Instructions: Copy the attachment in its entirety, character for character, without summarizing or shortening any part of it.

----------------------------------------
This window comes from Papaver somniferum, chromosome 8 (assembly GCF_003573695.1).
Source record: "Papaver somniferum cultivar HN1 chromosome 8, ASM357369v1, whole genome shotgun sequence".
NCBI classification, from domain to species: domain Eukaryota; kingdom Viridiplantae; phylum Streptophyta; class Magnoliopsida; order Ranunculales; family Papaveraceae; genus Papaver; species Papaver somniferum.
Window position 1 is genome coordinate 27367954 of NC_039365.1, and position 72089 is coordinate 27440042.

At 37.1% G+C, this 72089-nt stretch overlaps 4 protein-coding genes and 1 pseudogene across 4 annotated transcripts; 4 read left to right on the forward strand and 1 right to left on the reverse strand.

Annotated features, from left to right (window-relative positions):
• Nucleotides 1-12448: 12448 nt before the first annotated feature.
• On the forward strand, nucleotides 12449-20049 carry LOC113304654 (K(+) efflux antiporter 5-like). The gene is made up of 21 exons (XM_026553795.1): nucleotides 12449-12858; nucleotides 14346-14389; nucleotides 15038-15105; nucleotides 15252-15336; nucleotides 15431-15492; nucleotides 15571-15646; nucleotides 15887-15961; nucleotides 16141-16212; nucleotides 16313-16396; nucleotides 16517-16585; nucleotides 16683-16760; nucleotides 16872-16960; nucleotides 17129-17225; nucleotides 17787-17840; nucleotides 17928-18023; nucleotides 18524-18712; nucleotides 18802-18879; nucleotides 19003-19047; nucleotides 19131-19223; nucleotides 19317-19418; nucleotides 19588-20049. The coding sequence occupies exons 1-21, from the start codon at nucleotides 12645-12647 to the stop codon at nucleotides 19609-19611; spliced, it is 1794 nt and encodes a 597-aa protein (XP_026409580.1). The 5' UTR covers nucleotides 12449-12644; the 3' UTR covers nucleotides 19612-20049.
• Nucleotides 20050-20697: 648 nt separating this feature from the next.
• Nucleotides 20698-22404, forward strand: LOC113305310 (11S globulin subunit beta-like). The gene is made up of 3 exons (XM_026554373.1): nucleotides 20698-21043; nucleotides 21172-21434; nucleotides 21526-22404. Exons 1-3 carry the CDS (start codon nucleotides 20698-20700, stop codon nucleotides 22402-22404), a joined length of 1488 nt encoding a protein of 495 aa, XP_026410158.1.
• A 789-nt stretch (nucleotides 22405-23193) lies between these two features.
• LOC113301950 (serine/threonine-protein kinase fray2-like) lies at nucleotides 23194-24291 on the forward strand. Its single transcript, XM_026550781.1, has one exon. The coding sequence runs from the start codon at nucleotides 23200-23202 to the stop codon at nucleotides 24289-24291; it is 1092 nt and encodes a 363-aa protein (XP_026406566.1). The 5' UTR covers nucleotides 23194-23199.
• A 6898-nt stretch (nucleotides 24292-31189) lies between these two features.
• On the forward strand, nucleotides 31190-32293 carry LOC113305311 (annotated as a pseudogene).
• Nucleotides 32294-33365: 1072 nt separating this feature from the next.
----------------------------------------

This window comes from Papaver somniferum, chromosome 8 (assembly GCF_003573695.1).
Source record: "Papaver somniferum cultivar HN1 chromosome 8, ASM357369v1, whole genome shotgun sequence".
NCBI classification, from domain to species: domain Eukaryota; kingdom Viridiplantae; phylum Streptophyta; class Magnoliopsida; order Ranunculales; family Papaveraceae; genus Papaver; species Papaver somniferum.
Window position 1 is genome coordinate 27367954 of NC_039365.1, and position 72089 is coordinate 27440042.

At 37.1% G+C, this 72089-nt stretch overlaps 4 protein-coding genes and 1 pseudogene across 4 annotated transcripts; 4 read left to right on the forward strand and 1 right to left on the reverse strand.

Annotated features, from left to right (window-relative positions):
• Nucleotides 1-12448: 12448 nt before the first annotated feature.
• On the forward strand, nucleotides 12449-20049 carry LOC113304654 (K(+) efflux antiporter 5-like). The gene is made up of 21 exons (XM_026553795.1): nucleotides 12449-12858; nucleotides 14346-14389; nucleotides 15038-15105; nucleotides 15252-15336; nucleotides 15431-15492; nucleotides 15571-15646; nucleotides 15887-15961; nucleotides 16141-16212; nucleotides 16313-16396; nucleotides 16517-16585; nucleotides 16683-16760; nucleotides 16872-16960; nucleotides 17129-17225; nucleotides 17787-17840; nucleotides 17928-18023; nucleotides 18524-18712; nucleotides 18802-18879; nucleotides 19003-19047; nucleotides 19131-19223; nucleotides 19317-19418; nucleotides 19588-20049. The coding sequence occupies exons 1-21, from the start codon at nucleotides 12645-12647 to the stop codon at nucleotides 19609-19611; spliced, it is 1794 nt and encodes a 597-aa protein (XP_026409580.1). The 5' UTR covers nucleotides 12449-12644; the 3' UTR covers nucleotides 19612-20049.
• Nucleotides 20050-20697: 648 nt separating this feature from the next.
• Nucleotides 20698-22404, forward strand: LOC113305310 (11S globulin subunit beta-like). The gene is made up of 3 exons (XM_026554373.1): nucleotides 20698-21043; nucleotides 21172-21434; nucleotides 21526-22404. Exons 1-3 carry the CDS (start codon nucleotides 20698-20700, stop codon nucleotides 22402-22404), a joined length of 1488 nt encoding a protein of 495 aa, XP_026410158.1.
• A 789-nt stretch (nucleotides 22405-23193) lies between these two features.
• LOC113301950 (serine/threonine-protein kinase fray2-like) lies at nucleotides 23194-24291 on the forward strand. Its single transcript, XM_026550781.1, has one exon. The coding sequence runs from the start codon at nucleotides 23200-23202 to the stop codon at nucleotides 24289-24291; it is 1092 nt and encodes a 363-aa protein (XP_026406566.1). The 5' UTR covers nucleotides 23194-23199.
• A 6898-nt stretch (nucleotides 24292-31189) lies between these two features.
• On the forward strand, nucleotides 31190-32293 carry LOC113305311 (annotated as a pseudogene).
• Nucleotides 32294-33365: 1072 nt separating this feature from the next.